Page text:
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Eur J Clin Pharmacol. 2009 Oct;65(10):1013-24. doi: 10.1007/s00228-009-0673-0. Epub 2009 Jun 16.

Impact of better adherence to statin agents in the primary prevention of coronary artery disease.

Author information

  • 1Faculty of Pharmacy, University of Montréal, Montréal, Québec, Canada. sylvie.perreault@umontreal.ca

Abstract

BACKGROUND:

Statins reduce cardiovascular morbidity and mortality after continuous treatment. Studies have shown that less than 50% of patients take 80% or more of prescribed doses 1 year after starting therapy.

OBJECTIVE:

To evaluate the impact of statin adherence on the incidence of coronary artery disease (CAD).

METHODS:

A cohort of 115,290 patients was reconstructed using the Régie de l'assurance maladie du Québec databases. Patients aged 45 to 85 years, without indication of cardiovascular disease (CVD), and newly treated with statins between 1999 and 2004 were eligible. A nested case-control design was used to study CAD. Every case was matched for age and duration of follow-up with randomly selected controls. The adherence level was measured by calculating the medication possession ratio. Rate ratios (RR) of CAD were determined through conditional logistic regression adjusted for several covariates.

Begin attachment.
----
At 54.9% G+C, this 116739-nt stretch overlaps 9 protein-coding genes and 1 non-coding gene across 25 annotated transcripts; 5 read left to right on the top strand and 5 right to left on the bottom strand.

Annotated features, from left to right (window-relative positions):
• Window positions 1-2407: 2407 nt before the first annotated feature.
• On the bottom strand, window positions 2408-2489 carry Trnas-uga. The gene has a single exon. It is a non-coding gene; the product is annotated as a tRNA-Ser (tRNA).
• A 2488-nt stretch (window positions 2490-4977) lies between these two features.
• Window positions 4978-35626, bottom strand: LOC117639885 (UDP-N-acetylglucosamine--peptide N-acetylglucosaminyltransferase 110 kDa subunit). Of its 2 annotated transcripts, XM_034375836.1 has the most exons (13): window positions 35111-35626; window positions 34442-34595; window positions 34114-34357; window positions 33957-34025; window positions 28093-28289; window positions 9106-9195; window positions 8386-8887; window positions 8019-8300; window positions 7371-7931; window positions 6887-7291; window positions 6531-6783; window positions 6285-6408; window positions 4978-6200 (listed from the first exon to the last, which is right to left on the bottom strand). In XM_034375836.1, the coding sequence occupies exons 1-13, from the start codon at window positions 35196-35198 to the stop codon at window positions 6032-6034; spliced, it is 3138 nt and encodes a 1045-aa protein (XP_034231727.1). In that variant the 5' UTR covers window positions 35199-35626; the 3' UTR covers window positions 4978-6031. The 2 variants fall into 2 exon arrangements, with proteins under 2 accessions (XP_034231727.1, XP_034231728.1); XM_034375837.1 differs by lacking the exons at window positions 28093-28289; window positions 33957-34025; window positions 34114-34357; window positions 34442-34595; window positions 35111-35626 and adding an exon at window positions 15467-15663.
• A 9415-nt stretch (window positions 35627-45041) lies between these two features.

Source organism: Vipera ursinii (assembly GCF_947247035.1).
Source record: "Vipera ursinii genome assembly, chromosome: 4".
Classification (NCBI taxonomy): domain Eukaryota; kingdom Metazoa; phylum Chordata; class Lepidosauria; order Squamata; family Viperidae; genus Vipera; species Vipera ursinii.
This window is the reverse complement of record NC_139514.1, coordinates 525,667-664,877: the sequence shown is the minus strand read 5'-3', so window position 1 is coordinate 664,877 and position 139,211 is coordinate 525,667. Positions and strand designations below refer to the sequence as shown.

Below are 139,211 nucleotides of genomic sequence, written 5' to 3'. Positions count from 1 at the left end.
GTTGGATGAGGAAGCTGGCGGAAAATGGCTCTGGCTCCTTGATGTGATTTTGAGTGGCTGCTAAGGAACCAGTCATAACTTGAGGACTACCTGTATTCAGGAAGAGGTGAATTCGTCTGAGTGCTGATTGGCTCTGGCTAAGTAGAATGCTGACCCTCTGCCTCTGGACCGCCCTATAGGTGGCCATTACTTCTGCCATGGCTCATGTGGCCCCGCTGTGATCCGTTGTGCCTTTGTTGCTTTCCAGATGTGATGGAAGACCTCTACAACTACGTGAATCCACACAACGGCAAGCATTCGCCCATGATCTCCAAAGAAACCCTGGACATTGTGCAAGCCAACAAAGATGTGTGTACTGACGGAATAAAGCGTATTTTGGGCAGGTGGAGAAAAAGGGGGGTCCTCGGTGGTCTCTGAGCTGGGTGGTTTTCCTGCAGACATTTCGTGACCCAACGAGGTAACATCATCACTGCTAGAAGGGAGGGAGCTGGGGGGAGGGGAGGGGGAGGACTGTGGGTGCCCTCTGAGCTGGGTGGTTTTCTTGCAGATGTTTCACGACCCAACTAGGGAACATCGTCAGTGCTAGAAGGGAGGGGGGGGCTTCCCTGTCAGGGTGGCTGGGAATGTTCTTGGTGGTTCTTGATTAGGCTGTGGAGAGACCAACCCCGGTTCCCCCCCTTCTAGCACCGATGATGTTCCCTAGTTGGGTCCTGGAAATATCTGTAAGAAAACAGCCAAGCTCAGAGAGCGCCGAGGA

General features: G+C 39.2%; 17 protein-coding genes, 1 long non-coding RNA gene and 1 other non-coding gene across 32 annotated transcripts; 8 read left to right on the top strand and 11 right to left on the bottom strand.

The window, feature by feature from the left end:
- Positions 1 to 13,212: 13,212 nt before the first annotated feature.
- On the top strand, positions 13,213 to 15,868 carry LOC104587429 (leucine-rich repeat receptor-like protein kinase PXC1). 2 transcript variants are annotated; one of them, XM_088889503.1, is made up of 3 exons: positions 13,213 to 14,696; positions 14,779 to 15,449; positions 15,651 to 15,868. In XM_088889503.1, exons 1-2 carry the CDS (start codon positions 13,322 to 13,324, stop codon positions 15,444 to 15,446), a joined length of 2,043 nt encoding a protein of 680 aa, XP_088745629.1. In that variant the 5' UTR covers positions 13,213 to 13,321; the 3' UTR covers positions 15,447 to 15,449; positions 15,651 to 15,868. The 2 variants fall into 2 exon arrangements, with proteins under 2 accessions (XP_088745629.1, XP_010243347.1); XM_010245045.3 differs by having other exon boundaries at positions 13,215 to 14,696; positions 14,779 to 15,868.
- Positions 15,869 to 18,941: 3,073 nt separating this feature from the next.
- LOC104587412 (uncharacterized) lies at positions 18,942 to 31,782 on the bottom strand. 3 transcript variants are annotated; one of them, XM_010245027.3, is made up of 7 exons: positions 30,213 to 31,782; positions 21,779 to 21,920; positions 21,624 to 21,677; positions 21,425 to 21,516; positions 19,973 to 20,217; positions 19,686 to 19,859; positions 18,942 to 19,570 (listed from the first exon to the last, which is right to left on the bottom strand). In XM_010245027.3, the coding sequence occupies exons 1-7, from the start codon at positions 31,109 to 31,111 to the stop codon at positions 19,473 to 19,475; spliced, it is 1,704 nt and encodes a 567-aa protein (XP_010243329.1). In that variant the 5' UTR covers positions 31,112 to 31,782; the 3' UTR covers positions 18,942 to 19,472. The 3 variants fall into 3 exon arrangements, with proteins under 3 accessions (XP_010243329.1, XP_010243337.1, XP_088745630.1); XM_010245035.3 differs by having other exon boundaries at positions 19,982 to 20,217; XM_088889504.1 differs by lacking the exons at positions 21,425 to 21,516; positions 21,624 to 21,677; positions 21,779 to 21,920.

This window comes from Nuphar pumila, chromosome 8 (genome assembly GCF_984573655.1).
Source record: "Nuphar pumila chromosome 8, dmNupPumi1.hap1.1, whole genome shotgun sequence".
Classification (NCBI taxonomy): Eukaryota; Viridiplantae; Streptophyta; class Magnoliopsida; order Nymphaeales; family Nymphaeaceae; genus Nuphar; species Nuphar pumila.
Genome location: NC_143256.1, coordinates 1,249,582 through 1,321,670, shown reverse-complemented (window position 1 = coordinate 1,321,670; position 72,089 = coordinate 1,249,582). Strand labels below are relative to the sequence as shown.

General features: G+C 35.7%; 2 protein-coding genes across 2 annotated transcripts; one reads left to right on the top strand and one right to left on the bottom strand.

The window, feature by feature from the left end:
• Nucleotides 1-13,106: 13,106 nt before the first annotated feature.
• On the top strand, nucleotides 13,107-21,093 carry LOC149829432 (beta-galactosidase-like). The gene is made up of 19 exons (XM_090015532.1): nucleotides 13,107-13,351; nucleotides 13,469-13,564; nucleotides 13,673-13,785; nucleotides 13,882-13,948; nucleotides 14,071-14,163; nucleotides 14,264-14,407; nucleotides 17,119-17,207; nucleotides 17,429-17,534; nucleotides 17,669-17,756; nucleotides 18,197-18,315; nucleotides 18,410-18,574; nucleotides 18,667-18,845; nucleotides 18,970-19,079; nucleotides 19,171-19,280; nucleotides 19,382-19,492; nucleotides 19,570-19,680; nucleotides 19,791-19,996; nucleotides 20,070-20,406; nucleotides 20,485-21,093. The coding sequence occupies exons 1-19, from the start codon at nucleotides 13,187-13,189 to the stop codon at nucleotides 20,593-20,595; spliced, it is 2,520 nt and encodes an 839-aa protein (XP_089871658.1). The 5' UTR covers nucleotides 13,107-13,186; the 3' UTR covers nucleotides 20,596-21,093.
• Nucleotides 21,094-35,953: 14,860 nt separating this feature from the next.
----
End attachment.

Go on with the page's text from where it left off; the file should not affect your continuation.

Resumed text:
RESULTS:

The mean patient age was 63 years, 54% had hypertension, 26% had diabetes, and 41% were males. The proportion of patients with high adherence level to statins (> or = 80%) was 74% during the first year and 53% after 1 year of follow-up. High adherence was associated with a risk reduction of 18% [RR: 0.82 (95% CI: 0.77-0.87)] compared to an adherence level of <20%. Developing a CVD during follow-up, being male, having been diagnosed with hypertension or diabetes, or having a high chronic disease score increased the risk of CAD.

CONCLUSION:

Our study suggests that better adherence to statin agents is associated with a significant risk reduction of CAD. Adherence to statin agents needs to be improved so that patients can benefit from the full protective effects of statin therapies.

PMID:
19529927
[PubMed - indexed for MEDLINE]
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